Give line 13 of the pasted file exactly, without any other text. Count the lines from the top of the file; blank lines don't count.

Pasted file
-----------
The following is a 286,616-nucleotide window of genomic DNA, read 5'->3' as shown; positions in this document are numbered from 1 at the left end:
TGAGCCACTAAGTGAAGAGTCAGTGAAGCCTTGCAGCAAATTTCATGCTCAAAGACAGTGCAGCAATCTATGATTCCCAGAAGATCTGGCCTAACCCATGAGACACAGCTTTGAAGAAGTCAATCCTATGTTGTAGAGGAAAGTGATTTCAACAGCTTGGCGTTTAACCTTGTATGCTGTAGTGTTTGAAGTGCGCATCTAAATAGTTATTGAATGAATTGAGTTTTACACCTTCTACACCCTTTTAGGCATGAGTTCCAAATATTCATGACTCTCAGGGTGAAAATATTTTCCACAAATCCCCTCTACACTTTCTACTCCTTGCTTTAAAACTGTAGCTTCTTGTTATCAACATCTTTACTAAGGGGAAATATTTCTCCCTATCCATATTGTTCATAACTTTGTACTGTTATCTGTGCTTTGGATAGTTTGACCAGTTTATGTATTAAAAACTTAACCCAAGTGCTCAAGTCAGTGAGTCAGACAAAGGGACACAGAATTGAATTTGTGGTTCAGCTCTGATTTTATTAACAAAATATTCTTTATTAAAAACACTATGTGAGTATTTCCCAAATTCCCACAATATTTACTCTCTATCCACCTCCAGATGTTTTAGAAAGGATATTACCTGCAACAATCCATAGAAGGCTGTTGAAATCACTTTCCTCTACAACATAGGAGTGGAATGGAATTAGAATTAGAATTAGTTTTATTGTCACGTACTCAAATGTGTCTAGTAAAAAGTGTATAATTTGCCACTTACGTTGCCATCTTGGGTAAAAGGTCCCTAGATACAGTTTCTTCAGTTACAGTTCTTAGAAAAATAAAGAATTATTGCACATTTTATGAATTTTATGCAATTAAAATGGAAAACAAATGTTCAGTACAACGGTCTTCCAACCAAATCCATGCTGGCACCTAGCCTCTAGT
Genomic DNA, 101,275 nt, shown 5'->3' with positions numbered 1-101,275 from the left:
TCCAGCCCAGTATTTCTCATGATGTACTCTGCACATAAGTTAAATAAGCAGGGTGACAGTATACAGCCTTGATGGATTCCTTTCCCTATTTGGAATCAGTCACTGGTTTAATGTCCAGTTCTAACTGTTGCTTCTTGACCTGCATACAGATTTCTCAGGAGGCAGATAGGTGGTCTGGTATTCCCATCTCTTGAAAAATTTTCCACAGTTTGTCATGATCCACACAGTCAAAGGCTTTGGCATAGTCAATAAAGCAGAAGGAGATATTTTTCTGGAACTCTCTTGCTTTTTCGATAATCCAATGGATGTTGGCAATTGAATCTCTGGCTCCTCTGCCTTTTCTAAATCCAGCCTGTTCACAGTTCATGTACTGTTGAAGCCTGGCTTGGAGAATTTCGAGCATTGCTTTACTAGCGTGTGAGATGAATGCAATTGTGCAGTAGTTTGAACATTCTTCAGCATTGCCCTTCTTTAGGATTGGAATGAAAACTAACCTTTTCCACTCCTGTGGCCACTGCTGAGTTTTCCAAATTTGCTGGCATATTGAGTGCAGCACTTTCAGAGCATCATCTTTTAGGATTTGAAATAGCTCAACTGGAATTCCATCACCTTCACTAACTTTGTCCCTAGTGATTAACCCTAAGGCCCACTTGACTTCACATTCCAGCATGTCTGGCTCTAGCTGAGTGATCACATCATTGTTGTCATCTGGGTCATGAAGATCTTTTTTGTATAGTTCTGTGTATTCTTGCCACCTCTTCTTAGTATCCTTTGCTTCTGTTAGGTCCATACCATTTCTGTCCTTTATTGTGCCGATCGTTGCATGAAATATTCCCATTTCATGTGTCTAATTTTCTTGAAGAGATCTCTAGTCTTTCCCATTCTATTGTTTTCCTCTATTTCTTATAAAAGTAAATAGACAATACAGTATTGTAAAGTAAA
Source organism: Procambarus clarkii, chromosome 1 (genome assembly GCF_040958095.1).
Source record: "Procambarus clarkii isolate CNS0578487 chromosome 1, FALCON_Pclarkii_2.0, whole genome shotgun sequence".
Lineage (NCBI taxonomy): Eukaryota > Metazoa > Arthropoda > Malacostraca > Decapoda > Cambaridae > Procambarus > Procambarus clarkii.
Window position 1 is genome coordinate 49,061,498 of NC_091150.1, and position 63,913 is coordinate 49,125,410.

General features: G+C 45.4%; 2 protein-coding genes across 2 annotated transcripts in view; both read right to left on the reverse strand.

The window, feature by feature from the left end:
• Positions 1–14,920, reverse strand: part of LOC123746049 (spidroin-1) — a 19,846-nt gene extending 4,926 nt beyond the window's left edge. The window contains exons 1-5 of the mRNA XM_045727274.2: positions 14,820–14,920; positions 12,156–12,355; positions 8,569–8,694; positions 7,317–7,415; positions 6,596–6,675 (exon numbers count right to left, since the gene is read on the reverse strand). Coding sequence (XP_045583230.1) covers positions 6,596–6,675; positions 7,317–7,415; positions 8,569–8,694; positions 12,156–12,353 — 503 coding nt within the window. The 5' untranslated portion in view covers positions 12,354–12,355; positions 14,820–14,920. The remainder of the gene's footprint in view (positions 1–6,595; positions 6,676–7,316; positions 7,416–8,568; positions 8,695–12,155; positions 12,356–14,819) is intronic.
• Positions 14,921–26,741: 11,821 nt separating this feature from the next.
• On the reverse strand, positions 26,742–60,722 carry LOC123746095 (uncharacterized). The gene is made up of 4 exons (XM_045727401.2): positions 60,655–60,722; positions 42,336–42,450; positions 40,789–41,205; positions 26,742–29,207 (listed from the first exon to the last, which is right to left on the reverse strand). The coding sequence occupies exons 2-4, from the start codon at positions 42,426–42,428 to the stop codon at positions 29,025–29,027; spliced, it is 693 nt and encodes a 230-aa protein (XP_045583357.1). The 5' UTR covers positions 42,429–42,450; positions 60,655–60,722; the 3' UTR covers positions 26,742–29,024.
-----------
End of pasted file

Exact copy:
• On the reverse strand, positions 26,742–60,722 carry LOC123746095 (uncharacterized). The gene is made up of 4 exons (XM_045727401.2): positions 60,655–60,722; positions 42,336–42,450; positions 40,789–41,205; positions 26,742–29,207 (listed from the first exon to the last, which is right to left on the reverse strand). The coding sequence occupies exons 2-4, from the start codon at positions 42,426–42,428 to the stop codon at positions 29,025–29,027; spliced, it is 693 nt and encodes a 230-aa protein (XP_045583357.1). The 5' UTR covers positions 42,429–42,450; positions 60,655–60,722; the 3' UTR covers positions 26,742–29,024.